SAVANNAH, Ga. (WSAV) — The Psychotronic Film Society has been putting on films in Savannah for 16 years as the city’s longest-running niche cinema organization.
The society shows everything from cult classics to new independent films. Now, they’re expanding to show never-before-seen films in Savannah.
They are launching two new ongoing film series, each with their own unique spin.
The First-Run Film Series will run once every six weeks on Sunday nights at 8 p.m. They’ll present exclusive, one-time-only showings of brand-new releases, which would not otherwise play in the area. Many will be critically acclaimed documentaries.
“The ultimate goal of my film screenings is to enhance and diversify the cultural quality of life in Savannah,” Founder and Executive Director of Psychotronic Film Society Savannah Jim Reed said. “That’s really the only place you are going to truly learn something special and different and unique about this world and all the people in it.”
The series kicks off Sunday, Feb. 16 with a documentary called “Recorder: The Marion Stokes Project.” Tickets can be purchased online here.
The documentary portrays one of the most important and least-known African American figures of the past 100 years.
From 1977 until her death in 2012, Marion Stokes, a Philadelphia-based political activist, civil rights protestor, librarian and compulsive-hoarder-turned-amateur-archivist ardently videotaped several 24-hour TV news networks around the clock, using 8 different VHS recorders.
The result? A treasure trove of over 70,000 hours worth of American broadcast and cable television — most of which have never been shown or seen since it was aired live.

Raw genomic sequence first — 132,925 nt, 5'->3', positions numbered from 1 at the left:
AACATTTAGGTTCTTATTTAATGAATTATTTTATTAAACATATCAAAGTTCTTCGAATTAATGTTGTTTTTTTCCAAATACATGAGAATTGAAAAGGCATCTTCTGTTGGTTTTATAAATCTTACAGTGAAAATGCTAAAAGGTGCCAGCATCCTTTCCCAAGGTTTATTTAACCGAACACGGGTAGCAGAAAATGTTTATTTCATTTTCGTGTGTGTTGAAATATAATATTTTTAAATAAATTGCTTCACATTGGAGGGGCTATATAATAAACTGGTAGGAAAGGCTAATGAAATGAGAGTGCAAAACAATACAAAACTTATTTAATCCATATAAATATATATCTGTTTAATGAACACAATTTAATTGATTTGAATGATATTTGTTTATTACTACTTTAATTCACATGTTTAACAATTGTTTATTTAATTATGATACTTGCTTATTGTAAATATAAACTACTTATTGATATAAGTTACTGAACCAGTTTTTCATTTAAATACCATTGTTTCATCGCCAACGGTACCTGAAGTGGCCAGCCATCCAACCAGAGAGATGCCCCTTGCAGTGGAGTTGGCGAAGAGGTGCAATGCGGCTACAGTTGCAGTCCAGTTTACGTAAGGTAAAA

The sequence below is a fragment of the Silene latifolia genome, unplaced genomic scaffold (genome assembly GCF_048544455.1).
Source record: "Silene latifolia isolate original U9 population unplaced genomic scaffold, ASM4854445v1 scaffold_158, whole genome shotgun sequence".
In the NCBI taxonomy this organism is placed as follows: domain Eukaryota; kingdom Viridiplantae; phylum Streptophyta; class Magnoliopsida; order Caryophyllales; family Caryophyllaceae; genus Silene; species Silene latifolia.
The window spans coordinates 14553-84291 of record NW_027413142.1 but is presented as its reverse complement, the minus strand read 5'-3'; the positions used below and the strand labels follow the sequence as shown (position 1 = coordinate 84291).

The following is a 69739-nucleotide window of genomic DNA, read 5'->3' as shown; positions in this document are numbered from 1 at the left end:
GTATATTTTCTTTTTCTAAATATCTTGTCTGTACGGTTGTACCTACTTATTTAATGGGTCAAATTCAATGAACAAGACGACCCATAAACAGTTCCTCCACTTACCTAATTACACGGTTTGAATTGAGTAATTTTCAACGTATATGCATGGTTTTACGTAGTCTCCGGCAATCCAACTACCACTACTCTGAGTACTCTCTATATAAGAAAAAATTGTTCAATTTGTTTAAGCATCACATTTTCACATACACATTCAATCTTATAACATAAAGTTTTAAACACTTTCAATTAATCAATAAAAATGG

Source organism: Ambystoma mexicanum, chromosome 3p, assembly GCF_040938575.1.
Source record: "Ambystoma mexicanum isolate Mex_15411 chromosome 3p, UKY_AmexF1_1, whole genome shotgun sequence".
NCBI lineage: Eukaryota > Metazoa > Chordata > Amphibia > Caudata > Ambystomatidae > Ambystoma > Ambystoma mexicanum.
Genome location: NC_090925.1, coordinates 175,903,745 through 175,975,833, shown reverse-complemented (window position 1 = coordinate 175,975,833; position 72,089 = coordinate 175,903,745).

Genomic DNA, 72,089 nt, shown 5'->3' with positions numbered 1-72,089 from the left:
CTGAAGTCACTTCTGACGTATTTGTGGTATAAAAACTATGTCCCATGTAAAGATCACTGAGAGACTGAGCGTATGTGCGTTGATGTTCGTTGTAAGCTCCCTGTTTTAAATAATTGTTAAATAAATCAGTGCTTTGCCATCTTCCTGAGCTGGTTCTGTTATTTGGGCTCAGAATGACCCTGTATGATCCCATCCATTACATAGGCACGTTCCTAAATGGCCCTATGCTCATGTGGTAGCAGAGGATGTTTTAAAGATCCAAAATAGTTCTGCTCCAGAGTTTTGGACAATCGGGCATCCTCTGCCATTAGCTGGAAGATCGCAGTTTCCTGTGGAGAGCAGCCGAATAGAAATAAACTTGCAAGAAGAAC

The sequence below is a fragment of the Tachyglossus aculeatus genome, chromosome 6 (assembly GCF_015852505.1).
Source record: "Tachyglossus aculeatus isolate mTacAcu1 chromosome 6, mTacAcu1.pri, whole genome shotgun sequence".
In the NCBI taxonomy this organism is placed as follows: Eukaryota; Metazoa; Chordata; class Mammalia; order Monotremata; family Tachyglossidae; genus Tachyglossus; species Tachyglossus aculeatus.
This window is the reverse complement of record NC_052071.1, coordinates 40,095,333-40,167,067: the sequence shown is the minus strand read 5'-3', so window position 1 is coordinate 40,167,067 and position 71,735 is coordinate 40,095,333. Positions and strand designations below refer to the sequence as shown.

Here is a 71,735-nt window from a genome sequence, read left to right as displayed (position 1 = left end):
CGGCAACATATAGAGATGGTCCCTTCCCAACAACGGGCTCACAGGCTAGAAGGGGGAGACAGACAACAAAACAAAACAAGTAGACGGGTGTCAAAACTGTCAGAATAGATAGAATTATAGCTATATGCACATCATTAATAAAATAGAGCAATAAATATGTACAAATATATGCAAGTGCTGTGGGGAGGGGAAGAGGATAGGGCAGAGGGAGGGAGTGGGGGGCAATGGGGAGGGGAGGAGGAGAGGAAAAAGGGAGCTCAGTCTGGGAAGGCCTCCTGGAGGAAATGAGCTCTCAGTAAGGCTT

Stokes’ homemade library of American TV news is the single largest and most complete television archive of its kind anywhere in the world.
Now, for the first time ever, filmmakers were given access to this massive vault of historic programming, as well as rare interview footage with Marion herself, and candid, never-before-seen interviews with her friends and family.
“Recorder” premiered at the Tribeca Film Fest, where it was nominated for Best Documentary Feature.
A New York Times “Critic’s Pick,” it is only playing in theaters, and this will be its only local public screening.
The second series is called the Double Vision Film Series, which is a collaboration between the Psychotronic Film Society and CinemaSavannah.
Each film shown in the Double Vision Film Series will be a brand-new, first-run feature and will be the only chance to see it in Savannah.
This series will take place once every other month in the Ben Tucker Auditorium of downtown Savannah’s new Cultural Arts Center on Fridays at 7 p.m.
The first event will feature the new British/Belgian thriller called “A Good Woman is Hard to Find,” which the Fantasia Film Fest called “a brooding and bloody crime thriller with sharp doses of dark humor and social commentary.”
This movie will be shown a full three months before it’s official U.S. release.